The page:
already produced and those who operate ex nihilo is one that Karl

Marx observes in German Ideology: there is a difference, he says, between

natural tools of production (e.g., working the earth) and tools

of production created by civilization. In the first case, Marx argues,

individuals are subordinate to nature. In the second, they are dealing

with a “product of labor,” that is, capital, a mixture of accumulated

labor and tools of production. These are only held together by exchange,

an interhuman transaction embodied by a third term, money.

The art of the twentieth century developed according to a similar

schema: the industrial revolution made its effects felt, but with some

delay. When Marcel Duchamp exhibited a bottle rack in 1914 and

used a mass-produced object as a “tool of production,” he brought

the capitalist process of production (working on the basis of accumulated

labor) into the sphere of art, while at the same time indexing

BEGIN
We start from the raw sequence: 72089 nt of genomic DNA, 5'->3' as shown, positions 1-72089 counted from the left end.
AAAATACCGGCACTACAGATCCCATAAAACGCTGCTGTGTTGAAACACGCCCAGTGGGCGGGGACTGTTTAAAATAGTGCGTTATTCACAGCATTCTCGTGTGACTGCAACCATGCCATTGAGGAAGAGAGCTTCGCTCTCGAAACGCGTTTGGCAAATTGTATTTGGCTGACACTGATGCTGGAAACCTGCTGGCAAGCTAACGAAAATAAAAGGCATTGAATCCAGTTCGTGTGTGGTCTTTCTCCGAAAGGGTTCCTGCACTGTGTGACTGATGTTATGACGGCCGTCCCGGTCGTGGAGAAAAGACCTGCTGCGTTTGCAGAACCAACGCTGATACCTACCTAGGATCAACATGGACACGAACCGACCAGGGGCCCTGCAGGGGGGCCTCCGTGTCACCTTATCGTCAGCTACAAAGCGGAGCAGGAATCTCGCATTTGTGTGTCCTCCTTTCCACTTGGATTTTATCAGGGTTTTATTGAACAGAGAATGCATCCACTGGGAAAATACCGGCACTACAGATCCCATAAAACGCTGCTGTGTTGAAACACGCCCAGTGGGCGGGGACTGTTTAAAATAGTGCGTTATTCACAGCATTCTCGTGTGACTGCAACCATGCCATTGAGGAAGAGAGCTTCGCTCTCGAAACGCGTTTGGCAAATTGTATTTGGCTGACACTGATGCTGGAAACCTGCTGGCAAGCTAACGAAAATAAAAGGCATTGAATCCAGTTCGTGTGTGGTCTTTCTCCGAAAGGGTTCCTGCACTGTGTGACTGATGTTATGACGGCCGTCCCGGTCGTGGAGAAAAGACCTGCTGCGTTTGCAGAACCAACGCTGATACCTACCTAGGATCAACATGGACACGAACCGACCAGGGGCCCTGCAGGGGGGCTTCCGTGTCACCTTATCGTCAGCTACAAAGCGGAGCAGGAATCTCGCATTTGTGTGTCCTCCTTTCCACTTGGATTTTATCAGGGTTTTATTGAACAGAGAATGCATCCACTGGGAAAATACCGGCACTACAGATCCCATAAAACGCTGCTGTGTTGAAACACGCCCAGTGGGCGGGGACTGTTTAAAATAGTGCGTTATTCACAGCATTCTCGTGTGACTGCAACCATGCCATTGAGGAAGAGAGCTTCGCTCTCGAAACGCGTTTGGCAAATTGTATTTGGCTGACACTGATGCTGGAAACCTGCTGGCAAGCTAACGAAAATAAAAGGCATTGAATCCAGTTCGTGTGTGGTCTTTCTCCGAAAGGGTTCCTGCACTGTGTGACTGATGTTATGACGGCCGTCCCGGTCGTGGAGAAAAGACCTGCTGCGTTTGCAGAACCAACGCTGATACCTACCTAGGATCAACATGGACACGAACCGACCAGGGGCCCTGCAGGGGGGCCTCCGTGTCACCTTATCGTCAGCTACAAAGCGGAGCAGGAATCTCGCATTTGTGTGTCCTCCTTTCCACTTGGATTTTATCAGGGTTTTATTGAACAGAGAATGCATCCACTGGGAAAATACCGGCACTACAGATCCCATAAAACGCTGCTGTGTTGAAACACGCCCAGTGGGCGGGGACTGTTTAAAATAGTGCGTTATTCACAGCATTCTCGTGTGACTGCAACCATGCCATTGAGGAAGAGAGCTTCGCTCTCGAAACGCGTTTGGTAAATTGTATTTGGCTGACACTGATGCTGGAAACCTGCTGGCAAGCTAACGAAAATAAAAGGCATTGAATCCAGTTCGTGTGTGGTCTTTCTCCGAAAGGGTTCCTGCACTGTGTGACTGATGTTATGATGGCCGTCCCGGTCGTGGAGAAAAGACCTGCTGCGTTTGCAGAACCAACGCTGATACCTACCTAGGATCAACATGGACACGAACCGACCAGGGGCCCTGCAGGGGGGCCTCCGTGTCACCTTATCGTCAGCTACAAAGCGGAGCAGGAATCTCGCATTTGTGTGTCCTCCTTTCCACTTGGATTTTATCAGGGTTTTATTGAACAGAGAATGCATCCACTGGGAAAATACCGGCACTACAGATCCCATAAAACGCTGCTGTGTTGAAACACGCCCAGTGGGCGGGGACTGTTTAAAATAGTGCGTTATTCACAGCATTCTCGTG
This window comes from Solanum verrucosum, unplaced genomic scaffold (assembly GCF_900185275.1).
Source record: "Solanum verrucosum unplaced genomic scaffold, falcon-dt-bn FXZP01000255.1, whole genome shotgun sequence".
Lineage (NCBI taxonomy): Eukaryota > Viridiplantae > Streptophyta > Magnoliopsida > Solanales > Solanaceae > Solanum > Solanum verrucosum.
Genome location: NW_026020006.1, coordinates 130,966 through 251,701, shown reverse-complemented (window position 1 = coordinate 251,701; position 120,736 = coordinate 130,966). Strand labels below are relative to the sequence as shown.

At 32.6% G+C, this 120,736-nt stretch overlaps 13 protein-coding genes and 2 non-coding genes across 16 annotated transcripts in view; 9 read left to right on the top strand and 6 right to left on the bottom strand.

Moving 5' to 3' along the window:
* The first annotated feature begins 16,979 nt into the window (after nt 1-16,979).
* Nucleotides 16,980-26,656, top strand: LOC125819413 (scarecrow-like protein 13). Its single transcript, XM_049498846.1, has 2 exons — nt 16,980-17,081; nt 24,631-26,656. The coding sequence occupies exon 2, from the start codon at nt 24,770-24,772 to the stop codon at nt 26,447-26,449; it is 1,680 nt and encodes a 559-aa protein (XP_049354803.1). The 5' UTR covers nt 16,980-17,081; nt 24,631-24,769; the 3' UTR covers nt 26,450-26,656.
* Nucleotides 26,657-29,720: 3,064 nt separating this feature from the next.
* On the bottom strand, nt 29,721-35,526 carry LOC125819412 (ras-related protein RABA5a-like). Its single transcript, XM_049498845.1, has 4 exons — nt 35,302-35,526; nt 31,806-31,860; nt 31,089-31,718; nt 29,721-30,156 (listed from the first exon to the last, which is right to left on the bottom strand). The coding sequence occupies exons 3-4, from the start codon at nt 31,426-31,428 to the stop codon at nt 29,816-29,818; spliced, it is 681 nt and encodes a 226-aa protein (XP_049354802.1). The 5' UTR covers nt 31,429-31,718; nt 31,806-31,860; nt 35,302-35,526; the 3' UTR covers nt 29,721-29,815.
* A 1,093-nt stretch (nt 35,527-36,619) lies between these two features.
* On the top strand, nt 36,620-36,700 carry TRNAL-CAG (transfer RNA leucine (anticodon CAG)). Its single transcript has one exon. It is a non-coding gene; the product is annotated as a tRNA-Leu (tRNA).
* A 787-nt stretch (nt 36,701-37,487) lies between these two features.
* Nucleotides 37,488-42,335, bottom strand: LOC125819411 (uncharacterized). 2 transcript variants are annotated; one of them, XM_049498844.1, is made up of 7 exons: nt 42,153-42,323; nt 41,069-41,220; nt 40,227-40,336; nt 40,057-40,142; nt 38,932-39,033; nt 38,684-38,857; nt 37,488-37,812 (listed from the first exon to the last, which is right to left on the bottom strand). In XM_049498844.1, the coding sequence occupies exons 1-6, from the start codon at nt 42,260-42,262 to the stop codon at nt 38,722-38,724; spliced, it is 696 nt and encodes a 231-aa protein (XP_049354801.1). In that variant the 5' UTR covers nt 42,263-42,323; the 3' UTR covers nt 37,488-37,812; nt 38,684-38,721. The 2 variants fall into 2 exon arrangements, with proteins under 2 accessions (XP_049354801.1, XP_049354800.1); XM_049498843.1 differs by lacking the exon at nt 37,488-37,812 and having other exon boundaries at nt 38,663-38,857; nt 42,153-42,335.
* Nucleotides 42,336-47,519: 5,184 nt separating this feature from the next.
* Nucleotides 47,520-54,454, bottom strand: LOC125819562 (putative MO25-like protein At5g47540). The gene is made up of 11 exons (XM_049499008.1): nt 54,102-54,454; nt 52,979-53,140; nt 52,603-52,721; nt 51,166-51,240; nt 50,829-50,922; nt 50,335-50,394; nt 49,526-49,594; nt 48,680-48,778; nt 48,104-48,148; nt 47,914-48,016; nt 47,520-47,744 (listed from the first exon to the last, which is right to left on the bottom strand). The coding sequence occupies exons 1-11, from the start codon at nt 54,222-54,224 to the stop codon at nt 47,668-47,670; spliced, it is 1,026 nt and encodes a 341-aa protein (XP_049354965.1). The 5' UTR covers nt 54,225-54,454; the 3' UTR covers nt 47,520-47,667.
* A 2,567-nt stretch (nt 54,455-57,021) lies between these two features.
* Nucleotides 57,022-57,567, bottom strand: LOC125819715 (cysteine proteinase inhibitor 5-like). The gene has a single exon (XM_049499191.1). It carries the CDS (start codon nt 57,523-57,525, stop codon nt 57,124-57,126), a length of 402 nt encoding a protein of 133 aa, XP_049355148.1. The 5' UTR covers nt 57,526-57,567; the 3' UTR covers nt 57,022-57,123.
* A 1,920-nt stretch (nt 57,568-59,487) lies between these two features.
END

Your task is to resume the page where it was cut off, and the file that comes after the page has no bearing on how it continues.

the role of the artist to the world of exchange: he suddenly found

kinship with the merchant, content to move products from one place

to another—Go Capitalism! Who knew that commerce had such a profound impact on art history?



As Liam Gillick explains, “in the eighties, a large part of artistic production

seemed to mean that artists went shopping in the right shops.

Now, it seems as though new artists have gone shopping, too, but

in unsuitable shops, in all sorts of shops.”” The passage from the

eighties to the nineties might be represented by the juxtaposition of

two photographs: one of a shop window, another of a flea market

or airport shopping mall. From Jeff Koons to Rirkrit Tiravanija, from

Haim Steinbach to Jason Rhoades, one formal system has been

substituted for another: since the early nineties, the dominant visual

model is closer to the open-air market, the bazaar, the souk, a temporary

and nomadic gathering of precarious materials and products

of various provenances. Recycling (a method) and chaotic arrangement

(an aesthetic) have supplanted shopping, store windows, and

shelving in the role of formal matrices.